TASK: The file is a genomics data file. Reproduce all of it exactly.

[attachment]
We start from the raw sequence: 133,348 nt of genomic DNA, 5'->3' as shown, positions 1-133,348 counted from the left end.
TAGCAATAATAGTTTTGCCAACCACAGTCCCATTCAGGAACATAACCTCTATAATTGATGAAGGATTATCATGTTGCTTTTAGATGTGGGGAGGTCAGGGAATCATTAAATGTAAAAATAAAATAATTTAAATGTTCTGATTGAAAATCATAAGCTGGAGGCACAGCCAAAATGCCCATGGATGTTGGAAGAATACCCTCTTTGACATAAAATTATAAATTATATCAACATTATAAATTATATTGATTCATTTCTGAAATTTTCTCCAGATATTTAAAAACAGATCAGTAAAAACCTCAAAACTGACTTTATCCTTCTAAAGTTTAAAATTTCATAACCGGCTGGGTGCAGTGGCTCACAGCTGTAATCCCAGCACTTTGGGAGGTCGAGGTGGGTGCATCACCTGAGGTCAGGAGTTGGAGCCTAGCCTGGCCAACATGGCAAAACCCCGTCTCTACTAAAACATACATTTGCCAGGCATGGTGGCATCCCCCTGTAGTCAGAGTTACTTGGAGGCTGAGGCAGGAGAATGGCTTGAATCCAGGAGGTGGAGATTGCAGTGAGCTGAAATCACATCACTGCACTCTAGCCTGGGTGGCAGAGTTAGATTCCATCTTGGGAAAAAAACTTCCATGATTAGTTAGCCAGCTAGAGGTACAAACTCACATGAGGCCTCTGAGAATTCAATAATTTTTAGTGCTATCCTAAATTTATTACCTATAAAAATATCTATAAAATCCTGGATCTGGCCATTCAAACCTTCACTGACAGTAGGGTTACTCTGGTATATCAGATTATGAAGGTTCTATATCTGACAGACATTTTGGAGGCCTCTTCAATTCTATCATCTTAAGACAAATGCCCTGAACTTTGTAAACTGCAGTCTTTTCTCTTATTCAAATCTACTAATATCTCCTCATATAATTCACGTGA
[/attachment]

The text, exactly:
We start from the raw sequence: 133,348 nt of genomic DNA, 5'->3' as shown, positions 1-133,348 counted from the left end.
TAGCAATAATAGTTTTGCCAACCACAGTCCCATTCAGGAACATAACCTCTATAATTGATGAAGGATTATCATGTTGCTTTTAGATGTGGGGAGGTCAGGGAATCATTAAATGTAAAAATAAAATAATTTAAATGTTCTGATTGAAAATCATAAGCTGGAGGCACAGCCAAAATGCCCATGGATGTTGGAAGAATACCCTCTTTGACATAAAATTATAAATTATATCAACATTATAAATTATATTGATTCATTTCTGAAATTTTCTCCAGATATTTAAAAACAGATCAGTAAAAACCTCAAAACTGACTTTATCCTTCTAAAGTTTAAAATTTCATAACCGGCTGGGTGCAGTGGCTCACAGCTGTAATCCCAGCACTTTGGGAGGTCGAGGTGGGTGCATCACCTGAGGTCAGGAGTTGGAGCCTAGCCTGGCCAACATGGCAAAACCCCGTCTCTACTAAAACATACATTTGCCAGGCATGGTGGCATCCCCCTGTAGTCAGAGTTACTTGGAGGCTGAGGCAGGAGAATGGCTTGAATCCAGGAGGTGGAGATTGCAGTGAGCTGAAATCACATCACTGCACTCTAGCCTGGGTGGCAGAGTTAGATTCCATCTTGGGAAAAAAACTTCCATGATTAGTTAGCCAGCTAGAGGTACAAACTCACATGAGGCCTCTGAGAATTCAATAATTTTTAGTGCTATCCTAAATTTATTACCTATAAAAATATCTATAAAATCCTGGATCTGGCCATTCAAACCTTCACTGACAGTAGGGTTACTCTGGTATATCAGATTATGAAGGTTCTATATCTGACAGACATTTTGGAGGCCTCTTCAATTCTATCATCTTAAGACAAATGCCCTGAACTTTGTAAACTGCAGTCTTTTCTCTTATTCAAATCTACTAATATCTCCTCATATAATTCACGTGA